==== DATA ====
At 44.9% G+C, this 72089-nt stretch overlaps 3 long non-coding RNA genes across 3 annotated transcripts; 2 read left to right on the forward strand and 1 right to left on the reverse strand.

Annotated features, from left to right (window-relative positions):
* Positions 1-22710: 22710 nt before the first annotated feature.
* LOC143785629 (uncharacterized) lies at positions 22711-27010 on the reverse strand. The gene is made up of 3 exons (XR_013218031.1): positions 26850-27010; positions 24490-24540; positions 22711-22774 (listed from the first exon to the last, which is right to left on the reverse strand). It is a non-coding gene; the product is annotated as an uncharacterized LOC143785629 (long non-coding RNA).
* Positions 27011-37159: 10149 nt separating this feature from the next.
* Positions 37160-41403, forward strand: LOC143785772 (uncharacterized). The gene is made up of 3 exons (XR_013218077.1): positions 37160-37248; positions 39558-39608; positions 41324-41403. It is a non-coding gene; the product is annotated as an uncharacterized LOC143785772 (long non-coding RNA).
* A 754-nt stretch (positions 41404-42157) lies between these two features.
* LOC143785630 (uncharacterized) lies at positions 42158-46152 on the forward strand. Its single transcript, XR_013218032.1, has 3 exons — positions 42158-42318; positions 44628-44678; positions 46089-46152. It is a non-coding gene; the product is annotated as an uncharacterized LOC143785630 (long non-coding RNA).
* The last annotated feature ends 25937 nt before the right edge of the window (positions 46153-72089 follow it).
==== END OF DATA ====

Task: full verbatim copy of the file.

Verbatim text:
At 44.9% G+C, this 72089-nt stretch overlaps 3 long non-coding RNA genes across 3 annotated transcripts; 2 read left to right on the forward strand and 1 right to left on the reverse strand.

Annotated features, from left to right (window-relative positions):
* Positions 1-22710: 22710 nt before the first annotated feature.
* LOC143785629 (uncharacterized) lies at positions 22711-27010 on the reverse strand. The gene is made up of 3 exons (XR_013218031.1): positions 26850-27010; positions 24490-24540; positions 22711-22774 (listed from the first exon to the last, which is right to left on the reverse strand). It is a non-coding gene; the product is annotated as an uncharacterized LOC143785629 (long non-coding RNA).
* Positions 27011-37159: 10149 nt separating this feature from the next.
* Positions 37160-41403, forward strand: LOC143785772 (uncharacterized). The gene is made up of 3 exons (XR_013218077.1): positions 37160-37248; positions 39558-39608; positions 41324-41403. It is a non-coding gene; the product is annotated as an uncharacterized LOC143785772 (long non-coding RNA).
* A 754-nt stretch (positions 41404-42157) lies between these two features.
* LOC143785630 (uncharacterized) lies at positions 42158-46152 on the forward strand. Its single transcript, XR_013218032.1, has 3 exons — positions 42158-42318; positions 44628-44678; positions 46089-46152. It is a non-coding gene; the product is annotated as an uncharacterized LOC143785630 (long non-coding RNA).
* The last annotated feature ends 25937 nt before the right edge of the window (positions 46153-72089 follow it).